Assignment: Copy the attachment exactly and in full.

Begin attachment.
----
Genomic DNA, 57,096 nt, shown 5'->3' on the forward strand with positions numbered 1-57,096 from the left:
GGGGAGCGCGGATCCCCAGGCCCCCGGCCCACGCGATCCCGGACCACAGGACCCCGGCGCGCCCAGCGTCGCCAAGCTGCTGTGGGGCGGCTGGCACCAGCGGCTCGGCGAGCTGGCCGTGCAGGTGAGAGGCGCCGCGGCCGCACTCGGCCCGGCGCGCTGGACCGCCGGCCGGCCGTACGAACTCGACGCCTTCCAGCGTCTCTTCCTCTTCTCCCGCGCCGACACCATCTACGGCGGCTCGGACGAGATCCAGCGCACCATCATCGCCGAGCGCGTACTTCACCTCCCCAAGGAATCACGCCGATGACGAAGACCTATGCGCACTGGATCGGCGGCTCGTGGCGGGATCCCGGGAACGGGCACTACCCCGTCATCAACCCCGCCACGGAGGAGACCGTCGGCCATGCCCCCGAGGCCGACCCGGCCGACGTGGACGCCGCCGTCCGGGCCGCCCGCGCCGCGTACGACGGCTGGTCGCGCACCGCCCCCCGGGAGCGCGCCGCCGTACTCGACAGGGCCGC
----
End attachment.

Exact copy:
Genomic DNA, 57,096 nt, shown 5'->3' on the forward strand with positions numbered 1-57,096 from the left:
GGGGAGCGCGGATCCCCAGGCCCCCGGCCCACGCGATCCCGGACCACAGGACCCCGGCGCGCCCAGCGTCGCCAAGCTGCTGTGGGGCGGCTGGCACCAGCGGCTCGGCGAGCTGGCCGTGCAGGTGAGAGGCGCCGCGGCCGCACTCGGCCCGGCGCGCTGGACCGCCGGCCGGCCGTACGAACTCGACGCCTTCCAGCGTCTCTTCCTCTTCTCCCGCGCCGACACCATCTACGGCGGCTCGGACGAGATCCAGCGCACCATCATCGCCGAGCGCGTACTTCACCTCCCCAAGGAATCACGCCGATGACGAAGACCTATGCGCACTGGATCGGCGGCTCGTGGCGGGATCCCGGGAACGGGCACTACCCCGTCATCAACCCCGCCACGGAGGAGACCGTCGGCCATGCCCCCGAGGCCGACCCGGCCGACGTGGACGCCGCCGTCCGGGCCGCCCGCGCCGCGTACGACGGCTGGTCGCGCACCGCCCCCCGGGAGCGCGCCGCCGTACTCGACAGGGCCGC